The cost of medical professional liability insurance in Alaska can be considered moderate when compared to the rest of the United States. According to rate data collected by the Medical Liability Monitor, physicians in Alaska pay about one-quarter of the medical malpractice insurance premiums similar physicians pay in the five most expensive states.
Alaska’s moderate medical liability climate owes much to its forward-thinking state legislature. In reaction to the first American medical liability crisis in 1975, medical malpractice coverage was so scarce and so expensive that the Alaska legislature founded the Medical Indemnity Corp. of Alaska (MICA)—a non-profit, state agency created to provide hospital and physician medical liability insurance—to address the needs of the state’s healthcare community. The mutual insurance company was created to make medical malpractice coverage available to all Alaska physicians, and the original legislation that created it mandated all Alaska physicians obtain insurance through MICA. That mandate was legislatively rescinded in 1977, and when the initial liability crisis waned, the Alaska State Medical Association persuaded Medical Indemnity Exchange of California (MIEC) to enter the market. In 1991, NORCAL Mutual entered the Alaska medical malpractice insurance market, purchasing the assets of MICA. Together, MIEC and NORCAL insure the professional liability of more than 70 percent of Alaska’s physician population.
More than 20 years after the Alaska’s first medical liability crisis, the legislature passed the 1997 Alaska Tort Reform Act. Also known as HB 58, this Act capped the dollar amount of awards for punitive and non-economic damages, revised the state’s liability allocation system from joint and several to several and created a 10-year statute of repose (actions for wrongful death must be brought within two years).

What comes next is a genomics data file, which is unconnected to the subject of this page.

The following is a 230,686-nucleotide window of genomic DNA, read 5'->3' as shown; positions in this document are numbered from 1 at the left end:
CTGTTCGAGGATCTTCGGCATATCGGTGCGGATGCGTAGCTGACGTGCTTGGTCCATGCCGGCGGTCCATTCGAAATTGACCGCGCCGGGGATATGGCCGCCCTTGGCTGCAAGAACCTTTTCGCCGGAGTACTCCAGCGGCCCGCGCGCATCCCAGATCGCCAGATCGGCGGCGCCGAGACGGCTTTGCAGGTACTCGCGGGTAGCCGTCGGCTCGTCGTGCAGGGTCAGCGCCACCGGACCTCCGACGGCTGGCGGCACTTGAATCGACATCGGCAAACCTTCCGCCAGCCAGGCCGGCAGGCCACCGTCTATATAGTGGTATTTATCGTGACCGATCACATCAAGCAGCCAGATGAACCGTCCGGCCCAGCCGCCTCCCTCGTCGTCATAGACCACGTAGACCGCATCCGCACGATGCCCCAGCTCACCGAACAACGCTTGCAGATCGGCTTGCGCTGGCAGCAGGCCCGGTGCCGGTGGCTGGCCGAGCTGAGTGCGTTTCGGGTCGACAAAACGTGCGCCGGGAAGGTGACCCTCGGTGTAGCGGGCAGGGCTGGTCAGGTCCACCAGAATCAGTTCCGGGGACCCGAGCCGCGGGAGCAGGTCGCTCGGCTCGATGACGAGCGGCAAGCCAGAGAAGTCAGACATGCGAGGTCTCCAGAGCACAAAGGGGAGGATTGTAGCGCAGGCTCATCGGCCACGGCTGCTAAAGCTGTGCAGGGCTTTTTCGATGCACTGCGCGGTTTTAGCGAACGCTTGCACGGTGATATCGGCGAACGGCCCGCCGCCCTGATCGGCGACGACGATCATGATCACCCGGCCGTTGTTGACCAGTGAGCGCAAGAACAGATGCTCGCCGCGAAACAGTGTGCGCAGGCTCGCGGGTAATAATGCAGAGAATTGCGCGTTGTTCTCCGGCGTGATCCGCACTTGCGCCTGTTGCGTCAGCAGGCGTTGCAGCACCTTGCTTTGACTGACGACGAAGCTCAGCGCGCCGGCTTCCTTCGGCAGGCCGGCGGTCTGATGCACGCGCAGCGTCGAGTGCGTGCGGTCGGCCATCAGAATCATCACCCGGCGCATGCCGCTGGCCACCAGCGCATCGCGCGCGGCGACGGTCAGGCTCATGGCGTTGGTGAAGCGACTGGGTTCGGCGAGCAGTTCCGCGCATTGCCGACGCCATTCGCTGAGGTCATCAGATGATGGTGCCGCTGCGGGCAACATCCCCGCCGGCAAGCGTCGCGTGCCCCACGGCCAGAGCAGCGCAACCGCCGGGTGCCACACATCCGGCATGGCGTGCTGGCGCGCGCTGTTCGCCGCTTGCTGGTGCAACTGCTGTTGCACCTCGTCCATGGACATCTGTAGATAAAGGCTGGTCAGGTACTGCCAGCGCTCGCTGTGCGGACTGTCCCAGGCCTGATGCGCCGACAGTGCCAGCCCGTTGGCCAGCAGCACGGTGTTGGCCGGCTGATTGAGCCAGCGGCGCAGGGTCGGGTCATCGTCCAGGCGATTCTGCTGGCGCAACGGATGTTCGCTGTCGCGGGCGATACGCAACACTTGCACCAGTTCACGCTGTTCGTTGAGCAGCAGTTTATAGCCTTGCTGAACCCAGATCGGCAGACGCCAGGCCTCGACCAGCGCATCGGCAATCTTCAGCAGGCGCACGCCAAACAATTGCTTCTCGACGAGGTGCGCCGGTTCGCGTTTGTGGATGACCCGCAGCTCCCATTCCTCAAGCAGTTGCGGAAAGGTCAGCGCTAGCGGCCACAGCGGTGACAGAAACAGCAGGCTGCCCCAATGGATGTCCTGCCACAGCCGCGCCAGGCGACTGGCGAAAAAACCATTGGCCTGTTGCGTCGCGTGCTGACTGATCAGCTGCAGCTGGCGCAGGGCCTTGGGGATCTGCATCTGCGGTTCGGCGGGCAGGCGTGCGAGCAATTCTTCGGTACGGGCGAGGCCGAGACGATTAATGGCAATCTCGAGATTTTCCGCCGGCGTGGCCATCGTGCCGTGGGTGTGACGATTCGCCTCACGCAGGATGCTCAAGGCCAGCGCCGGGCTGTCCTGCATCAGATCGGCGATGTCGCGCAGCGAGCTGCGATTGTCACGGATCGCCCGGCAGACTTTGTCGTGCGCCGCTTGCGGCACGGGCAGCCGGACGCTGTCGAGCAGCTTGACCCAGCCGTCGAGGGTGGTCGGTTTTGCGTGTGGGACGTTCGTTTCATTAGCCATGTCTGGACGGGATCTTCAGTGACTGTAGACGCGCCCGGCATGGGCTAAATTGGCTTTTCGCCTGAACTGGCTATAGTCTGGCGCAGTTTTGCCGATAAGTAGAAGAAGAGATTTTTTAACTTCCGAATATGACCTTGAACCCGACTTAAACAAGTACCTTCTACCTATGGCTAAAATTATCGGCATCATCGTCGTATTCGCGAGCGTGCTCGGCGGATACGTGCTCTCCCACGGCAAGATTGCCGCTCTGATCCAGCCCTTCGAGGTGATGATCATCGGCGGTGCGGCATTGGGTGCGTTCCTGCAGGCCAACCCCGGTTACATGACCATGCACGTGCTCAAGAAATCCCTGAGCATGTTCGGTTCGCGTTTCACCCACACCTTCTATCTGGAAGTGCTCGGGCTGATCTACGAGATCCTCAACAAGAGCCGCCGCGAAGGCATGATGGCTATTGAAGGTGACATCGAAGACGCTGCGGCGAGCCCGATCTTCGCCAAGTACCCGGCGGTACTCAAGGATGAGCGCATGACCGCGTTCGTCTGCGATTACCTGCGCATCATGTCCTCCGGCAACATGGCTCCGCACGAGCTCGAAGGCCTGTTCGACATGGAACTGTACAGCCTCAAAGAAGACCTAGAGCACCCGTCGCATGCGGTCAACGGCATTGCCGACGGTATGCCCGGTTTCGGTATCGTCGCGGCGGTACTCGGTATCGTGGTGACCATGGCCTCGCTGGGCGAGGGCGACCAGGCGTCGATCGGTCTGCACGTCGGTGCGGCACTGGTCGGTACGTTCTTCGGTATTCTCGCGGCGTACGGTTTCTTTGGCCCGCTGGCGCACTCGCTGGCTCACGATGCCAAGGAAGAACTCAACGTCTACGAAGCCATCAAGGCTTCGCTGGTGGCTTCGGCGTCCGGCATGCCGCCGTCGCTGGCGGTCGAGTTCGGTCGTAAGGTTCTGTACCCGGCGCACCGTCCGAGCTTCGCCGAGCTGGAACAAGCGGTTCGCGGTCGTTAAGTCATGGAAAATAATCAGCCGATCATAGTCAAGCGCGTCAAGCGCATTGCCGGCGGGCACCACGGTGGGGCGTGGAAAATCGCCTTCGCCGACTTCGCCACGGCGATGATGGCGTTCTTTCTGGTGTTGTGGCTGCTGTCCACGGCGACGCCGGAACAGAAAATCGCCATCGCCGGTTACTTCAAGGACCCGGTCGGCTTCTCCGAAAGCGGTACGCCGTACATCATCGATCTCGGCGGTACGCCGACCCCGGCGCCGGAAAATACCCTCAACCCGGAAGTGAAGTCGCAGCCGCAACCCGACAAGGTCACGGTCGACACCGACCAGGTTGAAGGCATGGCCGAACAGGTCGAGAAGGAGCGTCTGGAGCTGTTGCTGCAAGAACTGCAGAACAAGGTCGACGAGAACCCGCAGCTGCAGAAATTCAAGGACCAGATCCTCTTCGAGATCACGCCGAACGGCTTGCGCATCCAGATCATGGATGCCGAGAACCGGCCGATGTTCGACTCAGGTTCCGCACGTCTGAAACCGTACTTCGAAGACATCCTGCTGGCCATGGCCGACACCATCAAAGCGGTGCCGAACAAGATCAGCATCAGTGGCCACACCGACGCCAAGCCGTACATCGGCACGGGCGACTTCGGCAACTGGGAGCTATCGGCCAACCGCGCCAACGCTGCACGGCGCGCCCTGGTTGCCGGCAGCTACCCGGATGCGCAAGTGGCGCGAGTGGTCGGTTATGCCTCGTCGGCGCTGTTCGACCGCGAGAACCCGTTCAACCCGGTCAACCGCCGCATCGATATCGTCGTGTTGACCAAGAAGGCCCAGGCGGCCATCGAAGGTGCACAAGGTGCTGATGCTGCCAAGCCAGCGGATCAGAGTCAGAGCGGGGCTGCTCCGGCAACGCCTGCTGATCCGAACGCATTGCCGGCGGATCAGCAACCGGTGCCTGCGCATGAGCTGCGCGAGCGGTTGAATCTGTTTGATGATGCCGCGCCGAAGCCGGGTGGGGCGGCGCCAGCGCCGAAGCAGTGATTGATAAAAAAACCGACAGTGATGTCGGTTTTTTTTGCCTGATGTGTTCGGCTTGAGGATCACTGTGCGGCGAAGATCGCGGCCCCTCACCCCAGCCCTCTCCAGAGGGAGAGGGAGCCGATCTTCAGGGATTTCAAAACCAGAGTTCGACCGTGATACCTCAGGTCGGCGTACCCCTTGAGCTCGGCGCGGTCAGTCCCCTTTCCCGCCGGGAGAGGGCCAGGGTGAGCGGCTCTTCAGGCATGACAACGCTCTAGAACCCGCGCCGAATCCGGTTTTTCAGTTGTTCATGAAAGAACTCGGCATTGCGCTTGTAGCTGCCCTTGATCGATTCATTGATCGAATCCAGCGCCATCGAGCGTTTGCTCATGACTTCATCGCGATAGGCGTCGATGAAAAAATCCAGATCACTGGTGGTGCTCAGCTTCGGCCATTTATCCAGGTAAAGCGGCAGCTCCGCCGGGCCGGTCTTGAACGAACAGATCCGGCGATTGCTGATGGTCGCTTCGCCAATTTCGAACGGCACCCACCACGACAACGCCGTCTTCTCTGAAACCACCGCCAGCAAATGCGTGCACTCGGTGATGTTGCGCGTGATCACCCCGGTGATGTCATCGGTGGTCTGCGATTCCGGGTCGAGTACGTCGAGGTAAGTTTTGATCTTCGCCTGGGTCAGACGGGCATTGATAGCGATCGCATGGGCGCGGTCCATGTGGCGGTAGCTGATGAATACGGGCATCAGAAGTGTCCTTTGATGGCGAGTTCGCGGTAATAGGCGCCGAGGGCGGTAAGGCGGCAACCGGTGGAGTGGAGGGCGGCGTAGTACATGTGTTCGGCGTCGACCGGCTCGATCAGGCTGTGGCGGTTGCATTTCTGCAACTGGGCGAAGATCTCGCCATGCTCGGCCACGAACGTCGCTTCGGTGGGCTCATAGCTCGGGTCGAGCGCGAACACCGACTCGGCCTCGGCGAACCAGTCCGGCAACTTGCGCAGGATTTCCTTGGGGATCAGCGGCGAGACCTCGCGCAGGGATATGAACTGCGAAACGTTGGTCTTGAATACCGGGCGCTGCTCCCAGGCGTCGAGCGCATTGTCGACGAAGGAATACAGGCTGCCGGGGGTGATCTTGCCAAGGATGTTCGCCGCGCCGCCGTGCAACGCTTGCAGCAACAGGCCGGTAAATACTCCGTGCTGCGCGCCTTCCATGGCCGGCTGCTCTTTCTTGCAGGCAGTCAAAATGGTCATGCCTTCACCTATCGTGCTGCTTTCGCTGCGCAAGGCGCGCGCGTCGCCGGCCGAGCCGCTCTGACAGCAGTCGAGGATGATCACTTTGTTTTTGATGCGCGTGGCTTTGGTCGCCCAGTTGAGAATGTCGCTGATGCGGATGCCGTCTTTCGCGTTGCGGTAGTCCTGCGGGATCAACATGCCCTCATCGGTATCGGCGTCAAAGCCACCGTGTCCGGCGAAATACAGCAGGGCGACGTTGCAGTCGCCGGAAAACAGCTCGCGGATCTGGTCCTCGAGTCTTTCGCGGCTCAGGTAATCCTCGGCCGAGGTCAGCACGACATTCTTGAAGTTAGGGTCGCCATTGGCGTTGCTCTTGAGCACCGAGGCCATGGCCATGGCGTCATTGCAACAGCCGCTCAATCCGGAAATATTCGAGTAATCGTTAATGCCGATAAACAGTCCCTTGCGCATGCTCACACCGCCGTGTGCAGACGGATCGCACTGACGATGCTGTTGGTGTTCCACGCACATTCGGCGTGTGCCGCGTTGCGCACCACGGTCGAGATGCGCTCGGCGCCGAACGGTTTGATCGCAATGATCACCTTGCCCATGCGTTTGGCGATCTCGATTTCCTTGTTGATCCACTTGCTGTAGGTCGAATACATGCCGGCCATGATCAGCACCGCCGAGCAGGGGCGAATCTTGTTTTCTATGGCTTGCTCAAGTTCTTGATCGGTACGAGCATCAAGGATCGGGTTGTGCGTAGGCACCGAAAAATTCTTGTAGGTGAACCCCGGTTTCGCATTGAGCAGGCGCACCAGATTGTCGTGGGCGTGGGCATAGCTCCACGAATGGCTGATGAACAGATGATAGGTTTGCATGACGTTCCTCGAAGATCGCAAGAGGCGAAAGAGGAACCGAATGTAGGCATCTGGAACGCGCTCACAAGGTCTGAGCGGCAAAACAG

Long considered the most effective tort reform, the cap created by the 1997 Alaska Tort Reform Act limits punitive and non-economic damages awarded for injury or death to the greater of $400,000 or the injured person’s life expectancy in years multiplied by $8,000; limits punitive and non-economic damages for personal injuries involving permanent physical impairment or severe disfigurement to the greater of $1 million or the person’s life expectancy in years multiplied by $25,000.
The Alaska legislature revisited medical liability tort reform in 2005, passing the Alaska Medical Injury Compensation Reform Act into law. The new law tightened the existing punitive and non-economic damage cap, reducing the cap to $250,000 in cases where the injury is determined to be less than 70 percent disabling.
Because the medical liability climate in Alaska is stable and premiums are moderate, the medical malpractice insurance companies writing in the state are competing for business. For this reason, it is advisable that one employs an experienced medical malpractice insurance agent who has access to all the available carriers. Only an experienced agent with access can shop your coverage to ensure you are getting the best policy at the most affordable price.
Request your free Alaska Medical Malpractice Insurance quote today, and experience the best pricing and excellent customer service you should be getting.
This write-up of Alaska was put together by Michael Matray, the Editor of the Medical Liability Monitor
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